We highly recommended bringing a small day-pack to carry just the essentials during the trek, such as water, cameras, rain jacket, sunglasses, and other personal items.

3. Bring a walking stick and a sleeping bag

Inca trail Hike

Bringing a walking stick is a great idea to make this trek more manageable and protect your joints. You don’t need to bring them all the way from home, you can purchase or rent a pair of them in Cusco. Just keep in mind that sticks with metal tips are not allowed to preserve the paths of the Inca Trail. Ask for wooden sticks or regular ones with rubber tips.

Most agencies don’t include sleeping bags since many travelers have a good quality sleeping back at home. Whether you are bringing your own sleeping bag or not, ask your tour operator about it and make sure you’ll have one during your trek.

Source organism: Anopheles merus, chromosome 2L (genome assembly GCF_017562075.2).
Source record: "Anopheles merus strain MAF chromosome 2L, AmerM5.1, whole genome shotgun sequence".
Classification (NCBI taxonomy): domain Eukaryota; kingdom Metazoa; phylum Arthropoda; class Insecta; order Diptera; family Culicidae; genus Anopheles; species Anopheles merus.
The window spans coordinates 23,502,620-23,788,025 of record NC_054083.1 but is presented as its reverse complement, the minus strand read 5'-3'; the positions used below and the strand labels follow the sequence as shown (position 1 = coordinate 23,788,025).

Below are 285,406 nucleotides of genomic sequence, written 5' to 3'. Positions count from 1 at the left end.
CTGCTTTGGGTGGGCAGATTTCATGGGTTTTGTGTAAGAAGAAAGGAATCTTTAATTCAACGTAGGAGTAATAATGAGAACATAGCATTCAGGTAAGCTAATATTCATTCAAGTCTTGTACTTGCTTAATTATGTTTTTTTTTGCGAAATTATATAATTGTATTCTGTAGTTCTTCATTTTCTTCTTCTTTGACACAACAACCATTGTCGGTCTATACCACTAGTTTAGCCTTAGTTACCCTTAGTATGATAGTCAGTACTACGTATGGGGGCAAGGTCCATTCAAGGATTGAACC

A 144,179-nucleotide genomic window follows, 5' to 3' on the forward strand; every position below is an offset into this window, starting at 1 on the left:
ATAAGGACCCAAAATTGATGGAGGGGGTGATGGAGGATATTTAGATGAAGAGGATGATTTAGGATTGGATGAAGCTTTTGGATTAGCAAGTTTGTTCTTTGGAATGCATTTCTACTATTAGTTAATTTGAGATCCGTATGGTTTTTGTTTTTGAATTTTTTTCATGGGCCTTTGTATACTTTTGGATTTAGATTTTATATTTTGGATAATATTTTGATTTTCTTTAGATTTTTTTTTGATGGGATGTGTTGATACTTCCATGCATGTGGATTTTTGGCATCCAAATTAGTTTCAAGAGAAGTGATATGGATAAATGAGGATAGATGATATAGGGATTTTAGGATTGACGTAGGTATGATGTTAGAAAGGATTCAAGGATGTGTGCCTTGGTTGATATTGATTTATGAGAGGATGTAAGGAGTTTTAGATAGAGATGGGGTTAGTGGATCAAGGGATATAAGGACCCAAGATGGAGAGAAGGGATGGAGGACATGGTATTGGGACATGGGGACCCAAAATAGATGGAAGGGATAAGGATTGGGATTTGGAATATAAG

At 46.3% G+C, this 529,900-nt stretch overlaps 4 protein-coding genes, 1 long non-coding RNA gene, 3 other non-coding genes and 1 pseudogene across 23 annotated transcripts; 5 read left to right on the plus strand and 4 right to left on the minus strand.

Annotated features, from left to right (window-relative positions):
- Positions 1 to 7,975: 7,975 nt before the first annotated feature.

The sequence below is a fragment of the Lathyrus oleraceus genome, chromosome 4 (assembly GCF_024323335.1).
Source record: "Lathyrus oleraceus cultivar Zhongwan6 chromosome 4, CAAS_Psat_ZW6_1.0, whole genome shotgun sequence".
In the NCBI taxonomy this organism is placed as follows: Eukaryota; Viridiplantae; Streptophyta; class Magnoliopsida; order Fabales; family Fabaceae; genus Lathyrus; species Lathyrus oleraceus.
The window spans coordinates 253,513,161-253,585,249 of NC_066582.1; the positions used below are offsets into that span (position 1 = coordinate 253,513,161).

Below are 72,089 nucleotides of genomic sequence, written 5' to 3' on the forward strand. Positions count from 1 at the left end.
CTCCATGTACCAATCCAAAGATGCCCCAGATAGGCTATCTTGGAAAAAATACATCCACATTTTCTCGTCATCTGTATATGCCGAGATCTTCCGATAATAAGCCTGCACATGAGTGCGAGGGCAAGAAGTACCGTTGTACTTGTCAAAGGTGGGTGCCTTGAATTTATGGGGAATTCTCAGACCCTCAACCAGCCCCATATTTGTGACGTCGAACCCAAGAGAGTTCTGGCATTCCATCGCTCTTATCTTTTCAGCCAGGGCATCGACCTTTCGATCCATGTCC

4. Prevent altitude sickness or Soroche

Soroche is a common predicament that most travelers are afraid of when traveling to Peru. Altitude sickness happens due to low-pressure oxygen at high altitudes. The symptoms of altitude sickness are headaches, stomach illness, fatigue, shortness of breath, or dizziness. But don’t be afraid! We can fight Soroche with the basics: drink plenty of water! Make sure you are appropriately hydrated, have some days to acclimate before the actual trek, rest, eat light, and drink coca tea.